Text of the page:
If you live in a conservation area it is important to carry out a few checks prior to carrying out any work to ensure that you have obtained the relevant permission. Failing to obtain the relevant planning permission can be costly and result in you having to have the work re-done to comply with planning regulations.
Is planning permission required?
When looking to replace windows in a conservation area it is important to check whether the area is also under Article 4 Preservation, as this will impact whether you require planning permission.
If the building is also listed, you will need to apply for listed building consent.
If you are unsure whether you require planning permission for the work, speak to your council directly who will be able to advise you appropriately.
Properties in Conservation Areas generally retain their ‘Permitted Development’ rights. This means that replacement windows can be installed as long as they are ‘in keeping’. They do not have to therefore be ‘like for like’.
The key here is that the general appearance of the house or the area must be retained within reason. There is no legal requirement to seek permission to carry out work to windows.
Conservation Area under Article 4 Preservation
Article 4 direction forces a restriction to the ‘Permitted Development’ rights on the property. This makes formal planning consent a legal requirement for any changes to windows.
However, there is more flexibility in what can be done in Article 4 areas compared to listed buildings.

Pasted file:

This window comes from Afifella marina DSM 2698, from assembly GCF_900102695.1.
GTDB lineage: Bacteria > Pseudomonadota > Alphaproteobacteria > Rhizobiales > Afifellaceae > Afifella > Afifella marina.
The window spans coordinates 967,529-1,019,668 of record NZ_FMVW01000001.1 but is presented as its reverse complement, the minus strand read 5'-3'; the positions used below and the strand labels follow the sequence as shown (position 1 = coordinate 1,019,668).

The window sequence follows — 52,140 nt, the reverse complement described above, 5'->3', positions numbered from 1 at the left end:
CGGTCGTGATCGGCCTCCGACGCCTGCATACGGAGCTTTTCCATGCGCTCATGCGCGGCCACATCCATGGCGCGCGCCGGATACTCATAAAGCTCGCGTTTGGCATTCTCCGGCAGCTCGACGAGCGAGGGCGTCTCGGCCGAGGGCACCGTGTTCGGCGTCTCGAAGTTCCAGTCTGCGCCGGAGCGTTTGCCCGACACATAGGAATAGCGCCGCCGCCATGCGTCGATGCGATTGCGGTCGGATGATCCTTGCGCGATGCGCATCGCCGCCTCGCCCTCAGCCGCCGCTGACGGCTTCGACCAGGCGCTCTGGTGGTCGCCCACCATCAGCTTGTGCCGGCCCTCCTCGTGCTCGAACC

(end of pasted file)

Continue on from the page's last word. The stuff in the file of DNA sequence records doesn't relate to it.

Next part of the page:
Any change to the external fabric, including the window joinery and glass, of a listed building will require consent. It is the aesthetic appearance and materials used in the windows which the planning office will be most interested in. They will rarely allow any change and if permission for work is granted it will almost certainly be on a like for like basis.
Can I install double glazing?
This will depend on the level of planning restraints on the property. Planning permission is not required to install double glazing in a Conservation Area that is not under Article 4 Preservation.
You will also normally have a reasonable chance of receiving approval to install double glazing in a Conservation Area under Article 4 Preservation unless the property is listed.
If the property is listed, you may be able to install heritage double glazing instead of standard double glazing. Heritage double glazing uses a slim profile double glazed unit which is more likely to be approved in listed buildings.
If double glazing is not approved, you will need to install like-for-like single glazed windows. Secondary glazing is also often recommended to increase thermal efficiency in Grade II listed buildings.
When looking to obtain a quote from a window and door company, check that they have experience working in conservation areas, and if necessary listed buildings. These properties often require exceptional attention to detail when replacing windows so it is important to choose a company that can comply to the strict planning requirements.
Ask to see examples of previous work that the company has carried out and to view where they manufacture the windows. This will allow you to see first-hand the quality of their work.
The Sash Window Workshop has been replacing windows in listed buildings and period properties located in conservation areas since 1994. They have a wealth of experience complying to these strict regulations and can provide technical drawings of any proposed windows to support an application once an order has been committed to them. To obtain a free, no obligation quotation, contact The Sash Window Workshop on 01344 868 668.